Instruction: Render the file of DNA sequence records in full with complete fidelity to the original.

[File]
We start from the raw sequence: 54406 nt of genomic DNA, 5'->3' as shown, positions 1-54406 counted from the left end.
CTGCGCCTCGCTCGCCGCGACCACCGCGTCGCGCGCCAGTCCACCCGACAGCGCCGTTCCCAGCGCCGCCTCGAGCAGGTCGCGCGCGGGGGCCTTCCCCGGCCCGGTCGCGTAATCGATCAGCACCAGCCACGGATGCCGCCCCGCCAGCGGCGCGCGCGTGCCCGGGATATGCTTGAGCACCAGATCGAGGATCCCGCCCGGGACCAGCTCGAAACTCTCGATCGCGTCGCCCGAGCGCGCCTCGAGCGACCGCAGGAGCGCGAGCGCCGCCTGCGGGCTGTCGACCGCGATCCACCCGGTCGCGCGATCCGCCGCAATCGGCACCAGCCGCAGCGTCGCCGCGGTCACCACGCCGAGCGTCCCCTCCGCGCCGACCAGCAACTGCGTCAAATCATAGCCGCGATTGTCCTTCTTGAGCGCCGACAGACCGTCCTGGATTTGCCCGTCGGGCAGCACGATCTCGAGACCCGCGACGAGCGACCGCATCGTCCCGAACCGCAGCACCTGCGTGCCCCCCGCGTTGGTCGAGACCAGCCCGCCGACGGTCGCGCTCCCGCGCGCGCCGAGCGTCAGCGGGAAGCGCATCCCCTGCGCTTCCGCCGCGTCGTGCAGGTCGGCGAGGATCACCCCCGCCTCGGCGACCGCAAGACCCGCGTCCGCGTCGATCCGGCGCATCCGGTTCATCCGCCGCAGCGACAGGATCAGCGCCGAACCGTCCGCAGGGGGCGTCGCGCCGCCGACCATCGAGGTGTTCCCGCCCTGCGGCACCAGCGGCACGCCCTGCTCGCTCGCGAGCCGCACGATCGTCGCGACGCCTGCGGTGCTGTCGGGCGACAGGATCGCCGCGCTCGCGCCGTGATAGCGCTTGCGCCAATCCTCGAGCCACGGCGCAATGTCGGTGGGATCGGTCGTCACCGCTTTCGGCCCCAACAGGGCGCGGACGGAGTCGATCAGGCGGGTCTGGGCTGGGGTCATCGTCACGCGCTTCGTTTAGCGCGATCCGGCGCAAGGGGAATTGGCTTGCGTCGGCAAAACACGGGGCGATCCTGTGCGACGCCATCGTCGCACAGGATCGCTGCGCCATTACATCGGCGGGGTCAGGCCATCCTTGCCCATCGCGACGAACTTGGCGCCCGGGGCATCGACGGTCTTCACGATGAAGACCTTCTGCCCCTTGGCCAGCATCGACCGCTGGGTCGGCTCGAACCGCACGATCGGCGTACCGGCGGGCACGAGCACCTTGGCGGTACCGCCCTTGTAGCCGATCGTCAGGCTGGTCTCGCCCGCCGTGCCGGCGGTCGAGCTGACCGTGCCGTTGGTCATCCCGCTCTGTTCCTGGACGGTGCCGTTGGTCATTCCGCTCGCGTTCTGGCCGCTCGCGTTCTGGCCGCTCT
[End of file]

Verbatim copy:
We start from the raw sequence: 54406 nt of genomic DNA, 5'->3' as shown, positions 1-54406 counted from the left end.
CTGCGCCTCGCTCGCCGCGACCACCGCGTCGCGCGCCAGTCCACCCGACAGCGCCGTTCCCAGCGCCGCCTCGAGCAGGTCGCGCGCGGGGGCCTTCCCCGGCCCGGTCGCGTAATCGATCAGCACCAGCCACGGATGCCGCCCCGCCAGCGGCGCGCGCGTGCCCGGGATATGCTTGAGCACCAGATCGAGGATCCCGCCCGGGACCAGCTCGAAACTCTCGATCGCGTCGCCCGAGCGCGCCTCGAGCGACCGCAGGAGCGCGAGCGCCGCCTGCGGGCTGTCGACCGCGATCCACCCGGTCGCGCGATCCGCCGCAATCGGCACCAGCCGCAGCGTCGCCGCGGTCACCACGCCGAGCGTCCCCTCCGCGCCGACCAGCAACTGCGTCAAATCATAGCCGCGATTGTCCTTCTTGAGCGCCGACAGACCGTCCTGGATTTGCCCGTCGGGCAGCACGATCTCGAGACCCGCGACGAGCGACCGCATCGTCCCGAACCGCAGCACCTGCGTGCCCCCCGCGTTGGTCGAGACCAGCCCGCCGACGGTCGCGCTCCCGCGCGCGCCGAGCGTCAGCGGGAAGCGCATCCCCTGCGCTTCCGCCGCGTCGTGCAGGTCGGCGAGGATCACCCCCGCCTCGGCGACCGCAAGACCCGCGTCCGCGTCGATCCGGCGCATCCGGTTCATCCGCCGCAGCGACAGGATCAGCGCCGAACCGTCCGCAGGGGGCGTCGCGCCGCCGACCATCGAGGTGTTCCCGCCCTGCGGCACCAGCGGCACGCCCTGCTCGCTCGCGAGCCGCACGATCGTCGCGACGCCTGCGGTGCTGTCGGGCGACAGGATCGCCGCGCTCGCGCCGTGATAGCGCTTGCGCCAATCCTCGAGCCACGGCGCAATGTCGGTGGGATCGGTCGTCACCGCTTTCGGCCCCAACAGGGCGCGGACGGAGTCGATCAGGCGGGTCTGGGCTGGGGTCATCGTCACGCGCTTCGTTTAGCGCGATCCGGCGCAAGGGGAATTGGCTTGCGTCGGCAAAACACGGGGCGATCCTGTGCGACGCCATCGTCGCACAGGATCGCTGCGCCATTACATCGGCGGGGTCAGGCCATCCTTGCCCATCGCGACGAACTTGGCGCCCGGGGCATCGACGGTCTTCACGATGAAGACCTTCTGCCCCTTGGCCAGCATCGACCGCTGGGTCGGCTCGAACCGCACGATCGGCGTACCGGCGGGCACGAGCACCTTGGCGGTACCGCCCTTGTAGCCGATCGTCAGGCTGGTCTCGCCCGCCGTGCCGGCGGTCGAGCTGACCGTGCCGTTGGTCATCCCGCTCTGTTCCTGGACGGTGCCGTTGGTCATTCCGCTCGCGTTCTGGCCGCTCGCGTTCTGGCCGCTCT